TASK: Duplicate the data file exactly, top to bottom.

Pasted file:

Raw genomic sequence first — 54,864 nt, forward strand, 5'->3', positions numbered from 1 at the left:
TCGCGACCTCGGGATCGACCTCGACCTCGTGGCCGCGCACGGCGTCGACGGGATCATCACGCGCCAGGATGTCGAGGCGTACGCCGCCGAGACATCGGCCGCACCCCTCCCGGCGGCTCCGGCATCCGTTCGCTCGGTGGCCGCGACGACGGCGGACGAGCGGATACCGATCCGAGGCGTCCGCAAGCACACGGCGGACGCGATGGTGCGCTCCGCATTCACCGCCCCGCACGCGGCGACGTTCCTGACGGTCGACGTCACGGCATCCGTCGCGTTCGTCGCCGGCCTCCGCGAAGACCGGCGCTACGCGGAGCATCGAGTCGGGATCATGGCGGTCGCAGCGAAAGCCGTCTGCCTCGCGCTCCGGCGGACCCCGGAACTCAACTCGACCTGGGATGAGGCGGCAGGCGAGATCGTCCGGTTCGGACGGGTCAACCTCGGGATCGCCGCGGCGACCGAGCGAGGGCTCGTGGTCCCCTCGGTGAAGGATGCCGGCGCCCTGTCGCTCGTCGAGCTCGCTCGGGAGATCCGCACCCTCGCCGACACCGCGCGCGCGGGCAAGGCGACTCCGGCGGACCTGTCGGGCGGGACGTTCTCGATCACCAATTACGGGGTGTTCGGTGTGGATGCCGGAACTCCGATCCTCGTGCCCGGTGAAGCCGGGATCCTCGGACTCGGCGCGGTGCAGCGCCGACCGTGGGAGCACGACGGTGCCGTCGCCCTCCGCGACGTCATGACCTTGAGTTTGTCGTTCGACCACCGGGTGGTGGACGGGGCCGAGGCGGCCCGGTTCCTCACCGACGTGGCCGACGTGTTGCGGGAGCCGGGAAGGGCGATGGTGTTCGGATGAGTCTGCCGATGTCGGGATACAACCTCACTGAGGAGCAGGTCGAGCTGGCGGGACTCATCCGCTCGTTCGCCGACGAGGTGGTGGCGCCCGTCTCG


Raw genomic sequence first — 54,864 nt, forward strand, 5'->3', positions numbered from 1 at the left:
TCGCGACCTCGGGATCGACCTCGACCTCGTGGCCGCGCACGGCGTCGACGGGATCATCACGCGCCAGGATGTCGAGGCGTACGCCGCCGAGACATCGGCCGCACCCCTCCCGGCGGCTCCGGCATCCGTTCGCTCGGTGGCCGCGACGACGGCGGACGAGCGGATACCGATCCGAGGCGTCCGCAAGCACACGGCGGACGCGATGGTGCGCTCCGCATTCACCGCCCCGCACGCGGCGACGTTCCTGACGGTCGACGTCACGGCATCCGTCGCGTTCGTCGCCGGCCTCCGCGAAGACCGGCGCTACGCGGAGCATCGAGTCGGGATCATGGCGGTCGCAGCGAAAGCCGTCTGCCTCGCGCTCCGGCGGACCCCGGAACTCAACTCGACCTGGGATGAGGCGGCAGGCGAGATCGTCCGGTTCGGACGGGTCAACCTCGGGATCGCCGCGGCGACCGAGCGAGGGCTCGTGGTCCCCTCGGTGAAGGATGCCGGCGCCCTGTCGCTCGTCGAGCTCGCTCGGGAGATCCGCACCCTCGCCGACACCGCGCGCGCGGGCAAGGCGACTCCGGCGGACCTGTCGGGCGGGACGTTCTCGATCACCAATTACGGGGTGTTCGGTGTGGATGCCGGAACTCCGATCCTCGTGCCCGGTGAAGCCGGGATCCTCGGACTCGGCGCGGTGCAGCGCCGACCGTGGGAGCACGACGGTGCCGTCGCCCTCCGCGACGTCATGACCTTGAGTTTGTCGTTCGACCACCGGGTGGTGGACGGGGCCGAGGCGGCCCGGTTCCTCACCGACGTGGCCGACGTGTTGCGGGAGCCGGGAAGGGCGATGGTGTTCGGATGAGTCTGCCGATGTCGGGATACAACCTCACTGAGGAGCAGGTCGAGCTGGCGGGACTCATCCGCTCGTTCGCCGACGAGGTGGTGGCGCCCGTCTCG